Automated or controlled

MPI Human Cognitive Brain Sciences

A New Model to describe cognitiv processes in the brain

The Relationship between the mind and the brain remains one of nature’s greatest mysteries. For a long time, scientists have endeavoured to detect the functions and interactions of specific areas of the brain. Their consistent empirical findings are often surprising, leading to revisions of previous explanatory models. Angela D. Friederici, director of the neuropsychological departement at MPI together with her colleague, Hyeon-Ae Jeon, have recently created a new model for processing hierarchical structures referring to mentality and activity in the human brain. The new model focuses on the crucial role of the degree of automaticity regarding these processes.
The ability to form word structures from learnt rules is a unique human skill. With our highly developed sophisticated brain we are able to learn and implement syntactical rules. Until now, scientists have provided evidence to show two areas of the brain that significantly determine these competences: the Broca area in frontal lobe, supporting syntactical processing and the Wernicke area in temperal lobe, mainly responsible for semantic and word processing.

It is also possible for animals to associate words with objects. They are able to learn the meaning of a word, for example, dogs can learn simple word orders. For processing human language, however, the brain needs to identify and relate the hierarchy between words and parts of sentences. From a scientific viewpoint , this possibility is closely connected to the left part of the frontal lobe of the prefrontal cortex (PFC).

The PFC, part of the frontal lobe in cerebral cortex, is generally known to be important for a broad range of controlled actions in humans. Along with scientific evidence, it has been well acceptetd that parts of the PFC (dorsolateral PFC) and more frontal areas are activated while processing cognitive hierarchy. These frontal areas are applied as a network that is involved in highly controlled processing.

However, results of current studies have revealed discrepancy: On one hand, high hierarchy and controlled processes require frontal areas, whilst on the other, language processing with increased complexity induces activation patterns in the posterior Broca –area.

To discover the reason for different representation of hierarchy related to cognitive control and representation of hierarchy in first language, Anagela D. Friederici and Hyeon-Ae Jeon have focussed on the role of degree of automaticity during processes: Processing first language in adults runs high automatical and causes in adults brain activation in posterior Broca areal. Contrastingly, for first language the high degree of automaticity in frontal areas of the Broca region that is required for processing more complex syntax, is not fully developed in children’s brains. The same is true for adults while processing second language.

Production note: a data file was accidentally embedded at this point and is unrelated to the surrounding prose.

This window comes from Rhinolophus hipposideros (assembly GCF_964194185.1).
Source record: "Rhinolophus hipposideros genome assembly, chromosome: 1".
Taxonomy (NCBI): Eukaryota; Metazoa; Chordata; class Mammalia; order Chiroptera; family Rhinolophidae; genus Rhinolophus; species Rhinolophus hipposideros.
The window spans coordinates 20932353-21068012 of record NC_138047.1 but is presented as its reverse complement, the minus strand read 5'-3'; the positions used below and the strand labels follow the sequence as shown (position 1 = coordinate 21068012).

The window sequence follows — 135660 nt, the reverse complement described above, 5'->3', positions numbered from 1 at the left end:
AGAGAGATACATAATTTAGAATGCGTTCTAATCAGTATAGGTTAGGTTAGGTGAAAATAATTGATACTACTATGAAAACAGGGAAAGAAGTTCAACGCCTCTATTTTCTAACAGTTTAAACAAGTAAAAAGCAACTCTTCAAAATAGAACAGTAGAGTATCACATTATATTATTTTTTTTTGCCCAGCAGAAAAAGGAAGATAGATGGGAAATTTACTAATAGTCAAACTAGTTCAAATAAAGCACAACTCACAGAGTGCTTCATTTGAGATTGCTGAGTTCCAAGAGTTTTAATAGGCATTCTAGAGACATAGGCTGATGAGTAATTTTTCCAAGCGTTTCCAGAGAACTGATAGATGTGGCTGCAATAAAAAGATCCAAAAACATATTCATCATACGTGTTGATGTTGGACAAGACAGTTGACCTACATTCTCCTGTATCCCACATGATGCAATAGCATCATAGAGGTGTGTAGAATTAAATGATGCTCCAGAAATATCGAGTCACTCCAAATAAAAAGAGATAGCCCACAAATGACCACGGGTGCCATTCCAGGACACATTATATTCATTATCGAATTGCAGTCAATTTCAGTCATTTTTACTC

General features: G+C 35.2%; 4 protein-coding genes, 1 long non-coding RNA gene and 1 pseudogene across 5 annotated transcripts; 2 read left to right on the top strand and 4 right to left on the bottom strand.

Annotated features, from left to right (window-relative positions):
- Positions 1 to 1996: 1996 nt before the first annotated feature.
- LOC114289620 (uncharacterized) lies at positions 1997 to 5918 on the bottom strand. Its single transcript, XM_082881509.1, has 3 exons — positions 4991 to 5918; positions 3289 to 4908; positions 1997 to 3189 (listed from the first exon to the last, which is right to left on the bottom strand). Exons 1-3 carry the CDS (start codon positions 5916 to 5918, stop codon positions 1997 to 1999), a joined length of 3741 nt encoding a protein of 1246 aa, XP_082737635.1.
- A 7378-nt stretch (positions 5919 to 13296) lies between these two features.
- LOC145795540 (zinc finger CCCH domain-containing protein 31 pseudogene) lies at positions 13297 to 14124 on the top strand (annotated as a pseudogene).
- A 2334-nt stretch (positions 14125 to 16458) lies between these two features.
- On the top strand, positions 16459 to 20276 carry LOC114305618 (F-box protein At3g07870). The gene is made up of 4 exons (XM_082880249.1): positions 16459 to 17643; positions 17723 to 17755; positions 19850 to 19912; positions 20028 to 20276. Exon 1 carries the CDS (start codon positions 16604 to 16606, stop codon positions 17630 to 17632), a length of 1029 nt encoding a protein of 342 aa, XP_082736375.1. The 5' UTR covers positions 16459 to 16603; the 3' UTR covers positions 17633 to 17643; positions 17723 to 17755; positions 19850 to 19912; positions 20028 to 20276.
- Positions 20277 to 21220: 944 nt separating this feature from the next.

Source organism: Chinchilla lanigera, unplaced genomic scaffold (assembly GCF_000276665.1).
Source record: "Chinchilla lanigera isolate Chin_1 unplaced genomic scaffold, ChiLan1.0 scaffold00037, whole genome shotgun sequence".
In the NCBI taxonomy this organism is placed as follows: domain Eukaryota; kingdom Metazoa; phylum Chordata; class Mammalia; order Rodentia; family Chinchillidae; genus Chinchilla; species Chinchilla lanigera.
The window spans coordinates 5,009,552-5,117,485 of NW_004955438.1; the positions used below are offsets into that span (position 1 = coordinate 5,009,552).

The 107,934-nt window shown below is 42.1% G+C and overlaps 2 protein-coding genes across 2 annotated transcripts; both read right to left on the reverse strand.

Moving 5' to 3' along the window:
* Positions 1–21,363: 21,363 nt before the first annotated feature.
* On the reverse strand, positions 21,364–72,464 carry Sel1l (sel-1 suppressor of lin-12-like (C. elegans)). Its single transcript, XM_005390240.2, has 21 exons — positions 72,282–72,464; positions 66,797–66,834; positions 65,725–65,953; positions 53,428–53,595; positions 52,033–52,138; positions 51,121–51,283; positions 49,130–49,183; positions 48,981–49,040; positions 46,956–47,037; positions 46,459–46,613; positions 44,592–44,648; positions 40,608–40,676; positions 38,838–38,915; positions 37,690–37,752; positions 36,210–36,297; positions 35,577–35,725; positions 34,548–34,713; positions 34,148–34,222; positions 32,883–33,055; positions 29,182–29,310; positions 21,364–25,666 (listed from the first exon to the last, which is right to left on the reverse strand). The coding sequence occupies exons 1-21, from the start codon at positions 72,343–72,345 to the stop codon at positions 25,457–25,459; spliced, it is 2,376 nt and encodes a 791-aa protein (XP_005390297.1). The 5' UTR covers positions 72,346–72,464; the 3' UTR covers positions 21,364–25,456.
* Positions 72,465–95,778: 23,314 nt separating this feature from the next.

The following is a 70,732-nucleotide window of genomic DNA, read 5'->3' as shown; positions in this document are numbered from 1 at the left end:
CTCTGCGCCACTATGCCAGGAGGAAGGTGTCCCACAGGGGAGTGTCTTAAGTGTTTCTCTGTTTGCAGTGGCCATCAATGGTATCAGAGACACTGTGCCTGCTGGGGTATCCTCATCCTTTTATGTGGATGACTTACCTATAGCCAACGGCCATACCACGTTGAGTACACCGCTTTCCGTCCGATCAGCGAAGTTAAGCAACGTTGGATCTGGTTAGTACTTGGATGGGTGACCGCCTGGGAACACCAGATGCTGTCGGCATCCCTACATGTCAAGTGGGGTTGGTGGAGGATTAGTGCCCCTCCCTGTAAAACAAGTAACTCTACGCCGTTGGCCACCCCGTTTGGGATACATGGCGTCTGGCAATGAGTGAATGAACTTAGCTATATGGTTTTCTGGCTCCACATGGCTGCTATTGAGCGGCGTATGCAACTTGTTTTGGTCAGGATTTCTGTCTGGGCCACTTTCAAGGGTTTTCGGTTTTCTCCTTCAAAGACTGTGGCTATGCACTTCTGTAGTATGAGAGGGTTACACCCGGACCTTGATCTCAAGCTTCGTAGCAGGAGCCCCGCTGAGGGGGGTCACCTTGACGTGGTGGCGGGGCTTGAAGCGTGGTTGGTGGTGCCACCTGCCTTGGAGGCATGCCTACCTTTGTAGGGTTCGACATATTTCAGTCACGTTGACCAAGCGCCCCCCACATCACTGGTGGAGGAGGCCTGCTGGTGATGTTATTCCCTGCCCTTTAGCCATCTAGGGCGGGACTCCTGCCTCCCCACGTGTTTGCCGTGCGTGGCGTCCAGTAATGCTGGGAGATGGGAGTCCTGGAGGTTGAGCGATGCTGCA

Scientists compared the results of different studies and analysed how different degrees of automaticity impact representation while processing hierarchy, thus when particular areas of brain are activated. Results show a drift in activation pattern from posterior to anterior areas during processing tasks with low degree of automatism, while increasing hirarchical level. However, while processing first language, activation patterns are confined to posterior regions of Broca area, such as for tasks with higher hierarchical levels.

Comparing results of one hierarchical level indicate that frontal areas show more activation when processing tasks with a low degree of automaticity, whereas more posterior areas of the Broca area are activated while processing tasks with a high degree of automaticity.

As a consequence, scientists developed an explanatory model involving theories, and results of empirical studies. They suggest to infer the degree of automaticity as being a crucial factor in functional organisation of the PFC: frontal/posterior areas are responsible for controlled processes with low degree of automaticity (foreign language) and posterior areas support processes that require a higher degree of automaticity (mother tongue).

Further research should indicate to what extent this model can be generalised, and other cognitive areas to which this model can be assigned, for example, music processing.

Original Publication:
Hyeon-Ae Jeon and Angela D. Friederici. Degree of automaticity and the prefrontal cortex. Trends in Cognitive Sciences 19 (5), 244-250 (2015)